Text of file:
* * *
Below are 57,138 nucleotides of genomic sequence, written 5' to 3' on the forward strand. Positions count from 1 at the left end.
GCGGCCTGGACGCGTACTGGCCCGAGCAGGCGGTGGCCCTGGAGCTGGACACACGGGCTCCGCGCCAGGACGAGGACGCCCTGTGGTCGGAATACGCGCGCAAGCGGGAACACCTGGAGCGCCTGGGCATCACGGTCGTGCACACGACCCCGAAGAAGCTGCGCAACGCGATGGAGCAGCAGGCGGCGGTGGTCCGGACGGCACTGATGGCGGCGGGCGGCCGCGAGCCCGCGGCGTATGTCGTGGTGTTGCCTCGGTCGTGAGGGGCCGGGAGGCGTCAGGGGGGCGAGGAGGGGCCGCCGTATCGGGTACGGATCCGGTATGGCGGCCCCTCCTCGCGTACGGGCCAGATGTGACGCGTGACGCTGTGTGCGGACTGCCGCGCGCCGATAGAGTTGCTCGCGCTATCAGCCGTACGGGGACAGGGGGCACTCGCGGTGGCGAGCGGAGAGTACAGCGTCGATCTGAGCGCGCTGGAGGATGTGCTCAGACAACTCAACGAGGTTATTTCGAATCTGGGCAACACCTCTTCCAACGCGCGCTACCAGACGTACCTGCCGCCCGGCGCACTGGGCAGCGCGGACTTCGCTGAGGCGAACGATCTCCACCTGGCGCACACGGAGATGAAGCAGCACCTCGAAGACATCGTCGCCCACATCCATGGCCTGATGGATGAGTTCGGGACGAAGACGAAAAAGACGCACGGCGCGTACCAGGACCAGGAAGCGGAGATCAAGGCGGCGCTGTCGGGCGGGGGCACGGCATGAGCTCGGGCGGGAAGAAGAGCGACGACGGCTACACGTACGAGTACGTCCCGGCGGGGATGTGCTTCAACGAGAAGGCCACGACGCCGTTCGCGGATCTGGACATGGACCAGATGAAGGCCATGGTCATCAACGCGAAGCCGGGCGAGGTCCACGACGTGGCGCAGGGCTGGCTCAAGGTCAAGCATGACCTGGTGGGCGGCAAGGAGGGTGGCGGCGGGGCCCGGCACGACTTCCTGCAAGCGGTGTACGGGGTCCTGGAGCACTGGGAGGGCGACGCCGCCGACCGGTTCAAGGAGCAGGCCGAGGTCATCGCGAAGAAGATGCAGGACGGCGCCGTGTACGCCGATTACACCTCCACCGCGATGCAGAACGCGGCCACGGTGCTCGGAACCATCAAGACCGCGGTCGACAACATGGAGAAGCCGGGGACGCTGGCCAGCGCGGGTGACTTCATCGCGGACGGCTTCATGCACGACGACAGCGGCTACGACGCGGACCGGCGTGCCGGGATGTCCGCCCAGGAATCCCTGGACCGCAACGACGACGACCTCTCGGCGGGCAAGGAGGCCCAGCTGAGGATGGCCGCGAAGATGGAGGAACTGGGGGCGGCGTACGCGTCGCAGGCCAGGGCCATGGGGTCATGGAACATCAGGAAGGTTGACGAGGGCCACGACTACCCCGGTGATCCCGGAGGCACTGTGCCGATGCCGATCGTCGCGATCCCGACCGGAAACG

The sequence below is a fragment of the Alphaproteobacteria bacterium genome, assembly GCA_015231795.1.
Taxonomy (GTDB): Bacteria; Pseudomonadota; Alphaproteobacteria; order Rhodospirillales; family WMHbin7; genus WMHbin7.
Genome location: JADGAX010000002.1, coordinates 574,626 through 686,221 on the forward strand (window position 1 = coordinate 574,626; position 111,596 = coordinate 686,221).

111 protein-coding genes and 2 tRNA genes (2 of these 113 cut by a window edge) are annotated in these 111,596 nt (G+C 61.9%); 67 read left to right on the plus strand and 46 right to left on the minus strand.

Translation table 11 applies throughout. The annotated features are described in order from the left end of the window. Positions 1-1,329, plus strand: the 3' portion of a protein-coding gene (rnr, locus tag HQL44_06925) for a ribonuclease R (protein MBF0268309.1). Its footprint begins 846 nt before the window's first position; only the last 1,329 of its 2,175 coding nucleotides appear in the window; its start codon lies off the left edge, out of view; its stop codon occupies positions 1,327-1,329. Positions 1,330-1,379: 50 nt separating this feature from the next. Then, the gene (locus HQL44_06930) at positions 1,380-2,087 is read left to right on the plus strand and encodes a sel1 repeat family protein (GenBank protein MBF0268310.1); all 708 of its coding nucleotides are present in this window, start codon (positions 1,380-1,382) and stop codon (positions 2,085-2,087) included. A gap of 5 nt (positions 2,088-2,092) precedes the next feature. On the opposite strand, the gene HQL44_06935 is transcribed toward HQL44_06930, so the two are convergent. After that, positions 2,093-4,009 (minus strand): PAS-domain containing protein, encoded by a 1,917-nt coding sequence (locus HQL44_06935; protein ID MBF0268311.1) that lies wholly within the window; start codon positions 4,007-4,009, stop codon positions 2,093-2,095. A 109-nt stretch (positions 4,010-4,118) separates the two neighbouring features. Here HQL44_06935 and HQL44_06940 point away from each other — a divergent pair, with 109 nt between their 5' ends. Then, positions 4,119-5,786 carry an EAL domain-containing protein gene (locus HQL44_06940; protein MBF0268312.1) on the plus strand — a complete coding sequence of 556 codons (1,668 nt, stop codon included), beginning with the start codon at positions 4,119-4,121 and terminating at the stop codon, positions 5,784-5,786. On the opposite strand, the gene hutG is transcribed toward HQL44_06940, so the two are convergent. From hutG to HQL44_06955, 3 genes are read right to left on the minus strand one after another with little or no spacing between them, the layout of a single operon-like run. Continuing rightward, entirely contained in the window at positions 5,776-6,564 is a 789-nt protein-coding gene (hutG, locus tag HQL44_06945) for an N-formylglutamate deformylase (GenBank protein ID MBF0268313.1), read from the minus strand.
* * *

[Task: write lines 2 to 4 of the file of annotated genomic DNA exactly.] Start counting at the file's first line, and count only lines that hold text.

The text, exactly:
GCGGCCTGGACGCGTACTGGCCCGAGCAGGCGGTGGCCCTGGAGCTGGACACACGGGCTCCGCGCCAGGACGAGGACGCCCTGTGGTCGGAATACGCGCGCAAGCGGGAACACCTGGAGCGCCTGGGCATCACGGTCGTGCACACGACCCCGAAGAAGCTGCGCAACGCGATGGAGCAGCAGGCGGCGGTGGTCCGGACGGCACTGATGGCGGCGGGCGGCCGCGAGCCCGCGGCGTATGTCGTGGTGTTGCCTCGGTCGTGAGGGGCCGGGAGGCGTCAGGGGGGCGAGGAGGGGCCGCCGTATCGGGTACGGATCCGGTATGGCGGCCCCTCCTCGCGTACGGGCCAGATGTGACGCGTGACGCTGTGTGCGGACTGCCGCGCGCCGATAGAGTTGCTCGCGCTATCAGCCGTACGGGGACAGGGGGCACTCGCGGTGGCGAGCGGAGAGTACAGCGTCGATCTGAGCGCGCTGGAGGATGTGCTCAGACAACTCAACGAGGTTATTTCGAATCTGGGCAACACCTCTTCCAACGCGCGCTACCAGACGTACCTGCCGCCCGGCGCACTGGGCAGCGCGGACTTCGCTGAGGCGAACGATCTCCACCTGGCGCACACGGAGATGAAGCAGCACCTCGAAGACATCGTCGCCCACATCCATGGCCTGATGGATGAGTTCGGGACGAAGACGAAAAAGACGCACGGCGCGTACCAGGACCAGGAAGCGGAGATCAAGGCGGCGCTGTCGGGCGGGGGCACGGCATGAGCTCGGGCGGGAAGAAGAGCGACGACGGCTACACGTACGAGTACGTCCCGGCGGGGATGTGCTTCAACGAGAAGGCCACGACGCCGTTCGCGGATCTGGACATGGACCAGATGAAGGCCATGGTCATCAACGCGAAGCCGGGCGAGGTCCACGACGTGGCGCAGGGCTGGCTCAAGGTCAAGCATGACCTGGTGGGCGGCAAGGAGGGTGGCGGCGGGGCCCGGCACGACTTCCTGCAAGCGGTGTACGGGGTCCTGGAGCACTGGGAGGGCGACGCCGCCGACCGGTTCAAGGAGCAGGCCGAGGTCATCGCGAAGAAGATGCAGGACGGCGCCGTGTACGCCGATTACACCTCCACCGCGATGCAGAACGCGGCCACGGTGCTCGGAACCATCAAGACCGCGGTCGACAACATGGAGAAGCCGGGGACGCTGGCCAGCGCGGGTGACTTCATCGCGGACGGCTTCATGCACGACGACAGCGGCTACGACGCGGACCGGCGTGCCGGGATGTCCGCCCAGGAATCCCTGGACCGCAACGACGACGACCTCTCGGCGGGCAAGGAGGCCCAGCTGAGGATGGCCGCGAAGATGGAGGAACTGGGGGCGGCGTACGCGTCGCAGGCCAGGGCCATGGGGTCATGGAACATCAGGAAGGTTGACGAGGGCCACGACTACCCCGGTGATCCCGGAGGCACTGTGCCGATGCCGATCGTCGCGATCCCGACCGGAAACG

The sequence below is a fragment of the Alphaproteobacteria bacterium genome, assembly GCA_015231795.1.
Taxonomy (GTDB): Bacteria; Pseudomonadota; Alphaproteobacteria; order Rhodospirillales; family WMHbin7; genus WMHbin7.